I am absolutely hooked on reading about Evie Epworth and I am sure others will be too. I can’t wait to see what Matson Taylor writes next!

I highly recommend this book.

 

#Review By Lou of The Poet By Louisa Reid @LouisaReid @DoubleDayUK @RandomTTours #ThePoet #BlogTour

The Poet
By Louisa Reid

Rating: 5 out of 5.

The Poet by Louisa Reid, nikita gill, manjett mann, poetry, poet

The Poet is powerful with current and universal themes told in ways readers may not expect. Check out the blurb and my full review below. First, thanks to the publisher – Double Day and organiser – Random T. Tours for gifting a copy of the book and for inviting me to review.

Blurb

The Poet Cover (1)Bright, promising Emma is entangled in a toxic romance with her old professor – and she’s losing control.

Charming, cruel Tom is idolized by his students and peers – and he thinks he holds all the cards.

In their small Oxford home, he manipulates and undermines Emma’s every
thought and act. Soon, he will push her to the limit, and she must decide:
to remain quiet and submit, or to take her revenge.

The Poet is a portrait of a toxic relationship, about coercive control, class
and
privilege: it is also a passionate, page-turning tale of female solidarity and survival.

Written in verse and charged with passion and anger, The Poet is a portrait of a deeply dysfunctional relationship, exploring coercive control, class and privilege. It is also a page-turning tale of female solidarity and survival.

louisa reid, the poet, erika waller, dog days, poetry

Review

The Poet gives a unique perspective as to how a story about life can be told, in that it is presented in verse inside its evocative cover. It’s a book that may prompt/provoke strong feelings to come to the fore.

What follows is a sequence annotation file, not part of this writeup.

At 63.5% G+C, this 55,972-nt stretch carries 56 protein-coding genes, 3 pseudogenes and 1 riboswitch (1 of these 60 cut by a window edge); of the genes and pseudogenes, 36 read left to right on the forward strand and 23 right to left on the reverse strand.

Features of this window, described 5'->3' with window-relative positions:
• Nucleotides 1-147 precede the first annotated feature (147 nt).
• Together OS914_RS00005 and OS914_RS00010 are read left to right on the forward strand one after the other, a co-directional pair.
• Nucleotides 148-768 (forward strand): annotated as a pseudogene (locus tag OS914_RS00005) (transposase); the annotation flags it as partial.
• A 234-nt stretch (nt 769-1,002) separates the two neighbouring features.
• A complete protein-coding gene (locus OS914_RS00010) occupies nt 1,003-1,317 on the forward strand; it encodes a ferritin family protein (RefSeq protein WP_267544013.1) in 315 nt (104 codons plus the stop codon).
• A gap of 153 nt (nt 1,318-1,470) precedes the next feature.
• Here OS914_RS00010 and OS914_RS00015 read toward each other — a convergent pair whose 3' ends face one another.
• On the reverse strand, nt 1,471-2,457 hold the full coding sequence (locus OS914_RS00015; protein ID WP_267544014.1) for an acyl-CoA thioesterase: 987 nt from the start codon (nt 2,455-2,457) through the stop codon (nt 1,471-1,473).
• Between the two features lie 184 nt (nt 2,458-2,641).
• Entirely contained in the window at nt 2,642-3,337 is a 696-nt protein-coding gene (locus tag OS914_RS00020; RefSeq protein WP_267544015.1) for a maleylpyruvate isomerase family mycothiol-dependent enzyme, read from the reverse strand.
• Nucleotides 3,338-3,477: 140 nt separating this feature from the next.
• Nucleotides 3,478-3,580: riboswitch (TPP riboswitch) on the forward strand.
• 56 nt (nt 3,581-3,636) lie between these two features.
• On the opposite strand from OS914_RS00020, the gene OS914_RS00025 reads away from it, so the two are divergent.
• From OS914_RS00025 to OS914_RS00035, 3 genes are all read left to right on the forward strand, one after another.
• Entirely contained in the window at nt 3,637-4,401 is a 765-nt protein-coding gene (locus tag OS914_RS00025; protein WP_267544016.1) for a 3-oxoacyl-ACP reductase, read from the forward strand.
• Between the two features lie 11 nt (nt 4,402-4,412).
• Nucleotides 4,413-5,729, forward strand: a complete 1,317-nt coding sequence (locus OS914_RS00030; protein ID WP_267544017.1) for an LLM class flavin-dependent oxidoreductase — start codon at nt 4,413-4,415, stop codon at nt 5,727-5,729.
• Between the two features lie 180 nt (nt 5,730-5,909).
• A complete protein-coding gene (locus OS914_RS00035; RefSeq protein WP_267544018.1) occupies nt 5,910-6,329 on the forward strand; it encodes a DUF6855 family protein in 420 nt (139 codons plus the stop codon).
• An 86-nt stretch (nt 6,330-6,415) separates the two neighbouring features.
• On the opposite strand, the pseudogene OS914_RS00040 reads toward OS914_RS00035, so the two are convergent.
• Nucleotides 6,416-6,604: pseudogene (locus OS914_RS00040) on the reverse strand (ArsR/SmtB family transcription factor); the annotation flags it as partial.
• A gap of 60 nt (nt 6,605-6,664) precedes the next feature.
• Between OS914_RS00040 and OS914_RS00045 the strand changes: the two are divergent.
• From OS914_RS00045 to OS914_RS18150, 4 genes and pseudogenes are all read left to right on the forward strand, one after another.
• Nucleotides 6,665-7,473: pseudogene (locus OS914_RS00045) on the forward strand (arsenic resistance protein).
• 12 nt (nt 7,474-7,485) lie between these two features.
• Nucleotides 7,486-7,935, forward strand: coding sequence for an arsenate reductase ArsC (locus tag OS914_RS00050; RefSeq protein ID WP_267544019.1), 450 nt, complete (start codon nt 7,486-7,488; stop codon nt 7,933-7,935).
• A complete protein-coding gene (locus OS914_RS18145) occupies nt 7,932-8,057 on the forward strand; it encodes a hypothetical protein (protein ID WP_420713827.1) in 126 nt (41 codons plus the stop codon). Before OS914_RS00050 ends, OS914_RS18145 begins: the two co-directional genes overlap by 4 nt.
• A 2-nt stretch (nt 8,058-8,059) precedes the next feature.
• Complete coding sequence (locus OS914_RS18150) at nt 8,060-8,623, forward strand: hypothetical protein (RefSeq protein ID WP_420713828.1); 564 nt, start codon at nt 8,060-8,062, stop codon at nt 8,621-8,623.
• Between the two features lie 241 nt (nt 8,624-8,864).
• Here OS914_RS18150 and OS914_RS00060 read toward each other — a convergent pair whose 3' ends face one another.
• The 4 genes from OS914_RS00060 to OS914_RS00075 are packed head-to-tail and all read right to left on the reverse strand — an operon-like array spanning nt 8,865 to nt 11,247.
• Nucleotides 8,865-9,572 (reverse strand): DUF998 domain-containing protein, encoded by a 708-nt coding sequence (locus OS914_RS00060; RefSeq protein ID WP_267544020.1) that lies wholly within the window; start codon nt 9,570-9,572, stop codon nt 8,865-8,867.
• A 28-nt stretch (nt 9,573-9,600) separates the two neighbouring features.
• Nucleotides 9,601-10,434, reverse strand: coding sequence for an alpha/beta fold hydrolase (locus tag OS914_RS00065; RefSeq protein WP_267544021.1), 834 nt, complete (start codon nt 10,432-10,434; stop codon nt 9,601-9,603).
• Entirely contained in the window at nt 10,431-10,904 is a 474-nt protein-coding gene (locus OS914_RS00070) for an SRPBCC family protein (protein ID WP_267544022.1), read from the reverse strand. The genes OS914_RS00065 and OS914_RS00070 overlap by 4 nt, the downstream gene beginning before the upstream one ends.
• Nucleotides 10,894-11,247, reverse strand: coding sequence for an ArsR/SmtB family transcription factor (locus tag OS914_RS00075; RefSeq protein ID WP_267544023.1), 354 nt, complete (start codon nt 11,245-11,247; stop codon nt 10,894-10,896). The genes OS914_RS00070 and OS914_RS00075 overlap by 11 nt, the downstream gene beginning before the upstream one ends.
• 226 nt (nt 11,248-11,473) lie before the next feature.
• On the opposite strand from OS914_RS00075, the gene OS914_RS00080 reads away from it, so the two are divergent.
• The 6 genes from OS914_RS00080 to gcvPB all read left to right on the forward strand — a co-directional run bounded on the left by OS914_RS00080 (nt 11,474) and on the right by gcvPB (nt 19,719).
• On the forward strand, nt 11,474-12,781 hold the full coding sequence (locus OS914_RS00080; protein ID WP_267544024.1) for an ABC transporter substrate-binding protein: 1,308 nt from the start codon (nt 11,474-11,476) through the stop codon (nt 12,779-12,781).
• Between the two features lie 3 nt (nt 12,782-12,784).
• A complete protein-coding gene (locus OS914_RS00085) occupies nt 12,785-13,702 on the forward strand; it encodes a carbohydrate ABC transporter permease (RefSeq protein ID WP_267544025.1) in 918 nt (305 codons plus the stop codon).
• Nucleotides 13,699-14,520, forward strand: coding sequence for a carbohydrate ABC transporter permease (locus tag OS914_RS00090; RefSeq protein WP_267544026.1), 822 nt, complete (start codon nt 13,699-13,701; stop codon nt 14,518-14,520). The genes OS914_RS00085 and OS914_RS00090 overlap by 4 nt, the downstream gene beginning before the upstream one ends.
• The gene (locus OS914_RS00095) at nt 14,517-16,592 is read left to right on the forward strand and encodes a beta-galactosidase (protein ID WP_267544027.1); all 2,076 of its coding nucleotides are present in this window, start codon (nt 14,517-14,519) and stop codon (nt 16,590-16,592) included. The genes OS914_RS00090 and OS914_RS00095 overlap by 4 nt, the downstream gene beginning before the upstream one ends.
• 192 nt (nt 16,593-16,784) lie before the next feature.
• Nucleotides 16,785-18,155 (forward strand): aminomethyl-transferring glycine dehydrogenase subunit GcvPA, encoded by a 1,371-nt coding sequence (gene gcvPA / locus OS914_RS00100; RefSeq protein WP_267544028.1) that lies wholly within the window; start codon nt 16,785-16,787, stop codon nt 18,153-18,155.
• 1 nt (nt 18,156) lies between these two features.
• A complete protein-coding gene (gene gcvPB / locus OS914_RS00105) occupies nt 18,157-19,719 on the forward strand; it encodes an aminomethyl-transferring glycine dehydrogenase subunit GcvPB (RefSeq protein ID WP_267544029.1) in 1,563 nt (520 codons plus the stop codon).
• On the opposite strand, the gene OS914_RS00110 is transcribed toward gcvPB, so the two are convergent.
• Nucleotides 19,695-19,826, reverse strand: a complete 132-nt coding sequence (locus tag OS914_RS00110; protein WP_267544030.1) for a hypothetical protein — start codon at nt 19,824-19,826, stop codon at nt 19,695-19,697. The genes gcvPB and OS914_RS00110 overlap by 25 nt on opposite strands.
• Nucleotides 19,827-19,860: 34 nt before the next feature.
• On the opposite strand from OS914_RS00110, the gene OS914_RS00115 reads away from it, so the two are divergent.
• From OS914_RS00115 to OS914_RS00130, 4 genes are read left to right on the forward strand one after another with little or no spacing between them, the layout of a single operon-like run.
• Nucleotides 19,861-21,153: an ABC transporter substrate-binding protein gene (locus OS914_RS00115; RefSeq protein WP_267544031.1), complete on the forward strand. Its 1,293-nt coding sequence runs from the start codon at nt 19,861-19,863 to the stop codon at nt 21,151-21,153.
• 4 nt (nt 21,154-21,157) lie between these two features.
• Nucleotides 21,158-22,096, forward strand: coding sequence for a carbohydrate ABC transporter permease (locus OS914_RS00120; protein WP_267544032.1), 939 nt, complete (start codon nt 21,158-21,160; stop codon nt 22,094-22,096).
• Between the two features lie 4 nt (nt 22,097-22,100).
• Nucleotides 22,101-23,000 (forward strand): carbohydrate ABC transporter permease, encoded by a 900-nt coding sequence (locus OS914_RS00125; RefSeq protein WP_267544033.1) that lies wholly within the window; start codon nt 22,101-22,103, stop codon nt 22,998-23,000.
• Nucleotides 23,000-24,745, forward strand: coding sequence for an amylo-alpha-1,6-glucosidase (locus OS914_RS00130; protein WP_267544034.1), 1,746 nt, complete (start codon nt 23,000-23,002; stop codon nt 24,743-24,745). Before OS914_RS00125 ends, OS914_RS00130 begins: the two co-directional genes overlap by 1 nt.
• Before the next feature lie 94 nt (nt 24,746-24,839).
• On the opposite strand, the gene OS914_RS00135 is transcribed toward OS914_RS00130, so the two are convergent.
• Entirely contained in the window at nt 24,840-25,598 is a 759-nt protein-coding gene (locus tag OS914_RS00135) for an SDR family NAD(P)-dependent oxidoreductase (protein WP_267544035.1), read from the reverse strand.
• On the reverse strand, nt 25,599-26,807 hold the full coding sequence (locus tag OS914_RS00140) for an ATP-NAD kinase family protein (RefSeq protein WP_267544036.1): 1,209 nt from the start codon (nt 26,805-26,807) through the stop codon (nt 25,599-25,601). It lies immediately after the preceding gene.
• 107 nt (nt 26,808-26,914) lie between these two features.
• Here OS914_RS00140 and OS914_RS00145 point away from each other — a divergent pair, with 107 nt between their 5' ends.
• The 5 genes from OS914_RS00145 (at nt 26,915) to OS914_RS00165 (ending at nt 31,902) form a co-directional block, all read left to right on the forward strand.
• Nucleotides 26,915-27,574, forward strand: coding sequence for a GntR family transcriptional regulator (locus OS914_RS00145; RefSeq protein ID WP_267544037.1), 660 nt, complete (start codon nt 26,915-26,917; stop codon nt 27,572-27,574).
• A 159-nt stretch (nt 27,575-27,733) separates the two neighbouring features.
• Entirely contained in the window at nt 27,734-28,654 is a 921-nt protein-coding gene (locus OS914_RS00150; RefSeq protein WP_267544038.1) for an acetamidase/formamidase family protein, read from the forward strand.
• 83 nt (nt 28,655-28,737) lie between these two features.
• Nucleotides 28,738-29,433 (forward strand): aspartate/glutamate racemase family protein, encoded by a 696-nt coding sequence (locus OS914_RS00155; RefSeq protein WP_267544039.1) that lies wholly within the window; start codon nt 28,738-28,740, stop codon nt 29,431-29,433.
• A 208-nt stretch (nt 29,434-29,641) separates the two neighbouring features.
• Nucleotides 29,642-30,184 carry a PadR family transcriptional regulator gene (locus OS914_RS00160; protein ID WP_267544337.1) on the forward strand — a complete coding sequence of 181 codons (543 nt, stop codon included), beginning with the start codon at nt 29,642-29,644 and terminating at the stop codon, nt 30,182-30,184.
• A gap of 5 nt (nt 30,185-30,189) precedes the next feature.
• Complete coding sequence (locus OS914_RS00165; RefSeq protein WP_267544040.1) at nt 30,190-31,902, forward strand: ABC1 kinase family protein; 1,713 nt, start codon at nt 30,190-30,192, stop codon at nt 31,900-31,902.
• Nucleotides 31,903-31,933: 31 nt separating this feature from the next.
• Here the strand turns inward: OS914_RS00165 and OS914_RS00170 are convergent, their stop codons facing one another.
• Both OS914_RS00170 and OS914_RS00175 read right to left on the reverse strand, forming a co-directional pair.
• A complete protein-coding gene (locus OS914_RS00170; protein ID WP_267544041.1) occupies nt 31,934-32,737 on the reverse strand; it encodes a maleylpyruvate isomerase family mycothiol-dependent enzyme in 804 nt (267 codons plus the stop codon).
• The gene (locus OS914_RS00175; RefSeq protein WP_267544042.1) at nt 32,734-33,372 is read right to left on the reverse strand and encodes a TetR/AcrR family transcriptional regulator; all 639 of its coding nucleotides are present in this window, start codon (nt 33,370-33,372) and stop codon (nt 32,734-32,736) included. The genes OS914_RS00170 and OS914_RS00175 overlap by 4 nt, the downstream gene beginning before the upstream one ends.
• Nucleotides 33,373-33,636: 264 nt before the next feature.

There’s rawness, strong emotion, the harshness of life being challenging with a relationship being toxic and coercive control, with a softer tone of something beautiful in nature, a cat and female solidarity.
It looks great on a page, the way the words are set out to get their point across, but I also think it would be great being performed like “street/performance poetry”. There are elements that I imagined would sound great being said aloud, with its light and dark, with the shades inbetween.
The book is powerful, thought-provoking, sometimes soft, sometimes fierce with rage in its universally current themes.
There’s the idea of love, of how things could be for Emma in her relationship with Tom, then comes the searing reality of how the so called romance actually is, with a distinct creepy chill that is sure to run down any reader’s bones to see how his charm changes and turns bad, which has consequences and effects as the writing shows what someone coercing a lover can do and what happens next as a result.
There are places where it turns a corner, into how to survive and female solidarity that has some strength to it.
Overall it is an exquisitely written book.

About the Author

Louisa Reid has lived in Cambridge, London and Zurich, and now lives near Manchester. She graduated with a degree in English from Oxford before training as an English teacher at Cambridge University and she continues to work as a teacher. Louisa is the author of four novels for young adults: Black Heart Blue and Gloves Off were both nominated  for the CILIP Carnegie Medal.

The Poet BT Poster